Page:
(you missed some stuff.)
> (let me put it this way: A6/DNAME was shot down because of
> complexity, and it was simpler than this.)
I am not convinced A6/DNAME would have solved all problems, not even
all of the ones you pointed out.
the property of a6/dname that wasn't widely understood was its intrinsic
multihoming support. the idea was that you could go from N upstreams to
N+1 (or N-1) merely by adding/deleting DNAME RRs. so if you wanted to
switch from ISP1 to ISP2 you'd start by adding a connection to ISP2, then
add a DNAME for ISP2, then delete the DNAME for ISP1, then disconnect ISP1.
the DNAME was expected to be inside your own zone. presto, no lock-in.
my theory at the time, bitter and twisted i admit, was that we had too
many ISP employees in positions of power inside IETF, and that A6/DNAME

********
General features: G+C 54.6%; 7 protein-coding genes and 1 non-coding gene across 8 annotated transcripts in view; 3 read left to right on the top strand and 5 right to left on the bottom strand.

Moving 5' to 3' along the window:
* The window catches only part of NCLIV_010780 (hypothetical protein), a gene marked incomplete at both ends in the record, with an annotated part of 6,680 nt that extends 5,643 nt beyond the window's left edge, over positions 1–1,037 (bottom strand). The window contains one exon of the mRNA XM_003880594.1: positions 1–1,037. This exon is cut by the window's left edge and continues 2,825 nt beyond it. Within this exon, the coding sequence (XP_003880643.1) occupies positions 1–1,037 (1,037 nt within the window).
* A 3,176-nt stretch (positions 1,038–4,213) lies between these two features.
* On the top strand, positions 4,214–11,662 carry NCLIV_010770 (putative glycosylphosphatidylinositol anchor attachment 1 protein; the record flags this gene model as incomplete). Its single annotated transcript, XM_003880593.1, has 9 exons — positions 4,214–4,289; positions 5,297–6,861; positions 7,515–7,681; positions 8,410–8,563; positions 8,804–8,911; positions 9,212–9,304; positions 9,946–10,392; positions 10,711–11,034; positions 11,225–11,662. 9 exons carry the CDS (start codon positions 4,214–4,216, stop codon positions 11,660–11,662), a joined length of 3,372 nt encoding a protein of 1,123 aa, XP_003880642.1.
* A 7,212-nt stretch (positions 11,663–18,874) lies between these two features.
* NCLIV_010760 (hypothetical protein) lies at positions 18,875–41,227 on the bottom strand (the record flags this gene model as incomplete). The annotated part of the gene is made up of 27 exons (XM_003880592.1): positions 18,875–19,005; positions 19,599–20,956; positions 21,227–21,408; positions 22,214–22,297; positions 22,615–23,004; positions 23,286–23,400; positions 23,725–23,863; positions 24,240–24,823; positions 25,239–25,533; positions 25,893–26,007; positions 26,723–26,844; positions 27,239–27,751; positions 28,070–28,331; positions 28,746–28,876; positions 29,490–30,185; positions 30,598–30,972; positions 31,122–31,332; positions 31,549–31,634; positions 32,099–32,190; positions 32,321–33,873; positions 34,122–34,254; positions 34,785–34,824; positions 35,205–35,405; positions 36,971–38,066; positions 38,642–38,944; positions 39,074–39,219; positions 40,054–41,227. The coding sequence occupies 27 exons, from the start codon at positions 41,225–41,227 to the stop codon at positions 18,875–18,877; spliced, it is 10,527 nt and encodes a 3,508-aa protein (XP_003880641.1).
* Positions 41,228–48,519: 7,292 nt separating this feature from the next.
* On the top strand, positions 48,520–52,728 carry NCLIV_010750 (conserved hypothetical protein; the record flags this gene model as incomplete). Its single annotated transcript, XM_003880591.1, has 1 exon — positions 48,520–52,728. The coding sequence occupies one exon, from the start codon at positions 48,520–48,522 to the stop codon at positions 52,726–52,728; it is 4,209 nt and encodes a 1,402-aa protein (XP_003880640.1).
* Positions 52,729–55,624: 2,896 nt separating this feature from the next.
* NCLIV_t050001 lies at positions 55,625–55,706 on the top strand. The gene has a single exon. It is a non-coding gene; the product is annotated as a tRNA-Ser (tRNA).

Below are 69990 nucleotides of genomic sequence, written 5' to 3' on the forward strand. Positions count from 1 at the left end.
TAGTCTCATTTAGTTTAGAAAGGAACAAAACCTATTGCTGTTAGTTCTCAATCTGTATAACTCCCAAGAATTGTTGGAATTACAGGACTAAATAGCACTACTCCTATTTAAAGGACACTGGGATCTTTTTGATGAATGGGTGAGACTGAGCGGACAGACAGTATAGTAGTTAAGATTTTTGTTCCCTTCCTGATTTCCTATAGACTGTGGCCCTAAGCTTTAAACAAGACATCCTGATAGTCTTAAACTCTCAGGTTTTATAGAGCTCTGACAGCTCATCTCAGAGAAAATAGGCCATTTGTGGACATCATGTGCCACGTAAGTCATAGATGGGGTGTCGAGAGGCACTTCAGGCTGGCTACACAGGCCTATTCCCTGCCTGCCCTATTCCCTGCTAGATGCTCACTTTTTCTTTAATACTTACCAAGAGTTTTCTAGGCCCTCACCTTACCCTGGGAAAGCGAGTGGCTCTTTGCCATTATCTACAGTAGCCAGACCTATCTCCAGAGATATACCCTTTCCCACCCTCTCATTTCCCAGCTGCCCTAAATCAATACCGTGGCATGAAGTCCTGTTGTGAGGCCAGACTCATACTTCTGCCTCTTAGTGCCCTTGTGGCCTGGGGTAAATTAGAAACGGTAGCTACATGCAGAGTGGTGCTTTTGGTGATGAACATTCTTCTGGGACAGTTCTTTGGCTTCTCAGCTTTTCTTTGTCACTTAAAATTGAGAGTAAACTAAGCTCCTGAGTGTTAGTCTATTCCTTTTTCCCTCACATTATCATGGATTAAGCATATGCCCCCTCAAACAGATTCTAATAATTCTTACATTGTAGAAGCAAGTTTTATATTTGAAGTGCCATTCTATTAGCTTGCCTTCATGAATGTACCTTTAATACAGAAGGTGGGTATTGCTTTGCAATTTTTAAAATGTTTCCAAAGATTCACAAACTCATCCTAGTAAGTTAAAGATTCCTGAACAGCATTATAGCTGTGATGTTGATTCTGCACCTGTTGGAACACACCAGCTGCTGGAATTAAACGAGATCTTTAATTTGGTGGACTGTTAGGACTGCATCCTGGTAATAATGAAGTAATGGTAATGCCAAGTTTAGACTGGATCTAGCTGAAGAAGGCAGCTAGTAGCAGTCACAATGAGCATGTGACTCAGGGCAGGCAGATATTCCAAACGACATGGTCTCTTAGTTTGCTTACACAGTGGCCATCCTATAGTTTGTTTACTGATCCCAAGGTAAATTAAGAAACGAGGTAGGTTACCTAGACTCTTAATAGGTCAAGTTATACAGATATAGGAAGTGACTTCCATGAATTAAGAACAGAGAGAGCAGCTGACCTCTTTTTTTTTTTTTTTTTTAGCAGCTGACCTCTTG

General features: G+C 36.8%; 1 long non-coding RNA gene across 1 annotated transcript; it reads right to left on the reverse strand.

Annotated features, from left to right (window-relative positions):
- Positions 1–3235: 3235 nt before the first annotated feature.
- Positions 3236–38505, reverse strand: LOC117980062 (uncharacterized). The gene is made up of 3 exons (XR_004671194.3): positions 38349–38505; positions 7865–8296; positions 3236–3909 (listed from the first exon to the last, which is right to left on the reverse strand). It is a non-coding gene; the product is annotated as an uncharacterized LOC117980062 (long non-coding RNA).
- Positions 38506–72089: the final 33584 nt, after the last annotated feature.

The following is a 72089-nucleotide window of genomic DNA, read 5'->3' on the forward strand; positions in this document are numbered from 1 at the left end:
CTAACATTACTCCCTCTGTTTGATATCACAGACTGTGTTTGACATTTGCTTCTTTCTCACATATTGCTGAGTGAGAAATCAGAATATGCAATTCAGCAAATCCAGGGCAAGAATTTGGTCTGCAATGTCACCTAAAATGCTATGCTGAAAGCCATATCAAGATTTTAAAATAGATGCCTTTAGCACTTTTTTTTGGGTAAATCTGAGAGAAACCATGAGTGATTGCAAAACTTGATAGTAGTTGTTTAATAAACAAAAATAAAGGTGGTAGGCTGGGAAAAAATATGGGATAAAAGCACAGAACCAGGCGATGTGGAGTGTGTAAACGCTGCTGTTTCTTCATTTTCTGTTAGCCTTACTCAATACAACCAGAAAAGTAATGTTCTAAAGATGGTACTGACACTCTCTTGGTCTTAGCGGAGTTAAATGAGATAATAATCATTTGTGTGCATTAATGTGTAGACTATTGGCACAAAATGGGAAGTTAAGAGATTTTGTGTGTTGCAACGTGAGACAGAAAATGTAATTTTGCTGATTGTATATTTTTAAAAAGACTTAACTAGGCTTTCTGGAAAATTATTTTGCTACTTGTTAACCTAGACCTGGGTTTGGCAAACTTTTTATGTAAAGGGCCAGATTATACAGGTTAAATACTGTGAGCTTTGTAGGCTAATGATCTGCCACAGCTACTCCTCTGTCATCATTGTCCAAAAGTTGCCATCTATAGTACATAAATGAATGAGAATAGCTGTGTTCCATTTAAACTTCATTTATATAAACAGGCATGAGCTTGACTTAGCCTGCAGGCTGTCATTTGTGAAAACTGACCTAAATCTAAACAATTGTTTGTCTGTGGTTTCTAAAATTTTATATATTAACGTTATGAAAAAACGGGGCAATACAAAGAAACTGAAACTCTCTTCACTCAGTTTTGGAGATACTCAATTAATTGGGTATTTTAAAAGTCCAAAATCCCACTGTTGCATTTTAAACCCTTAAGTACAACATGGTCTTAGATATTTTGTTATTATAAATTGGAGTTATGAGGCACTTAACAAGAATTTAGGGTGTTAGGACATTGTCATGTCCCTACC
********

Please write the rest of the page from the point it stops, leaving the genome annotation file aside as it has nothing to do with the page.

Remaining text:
was seen as shifting too much power to the endsystems. i've since learned
that it was just another case of FID (fear, ignorance, and doubt).
naturally this presumed that you could add and delete ipv6 supernets from
a LAN, which appeared to be the case at that time, though now with dhcp6
and static addressing making a comeback that's no longer clear. in any
case there was a need for a TCP option for endpoint-renumber, which was
killed in a committee somewhere (i don't know which one, or where or when.)
given that ipv6 is now somewhat deployed without rapid renumbering, and
that rapid renumbering could have required logic in "both endpoints" of
every flow, but that there are now a lot of "other endpoints" without any
such logic, it seems to me that MULTI6's only option is to make NAT work,
even if you call it "site local addressing" or even "ULA's". (show me.)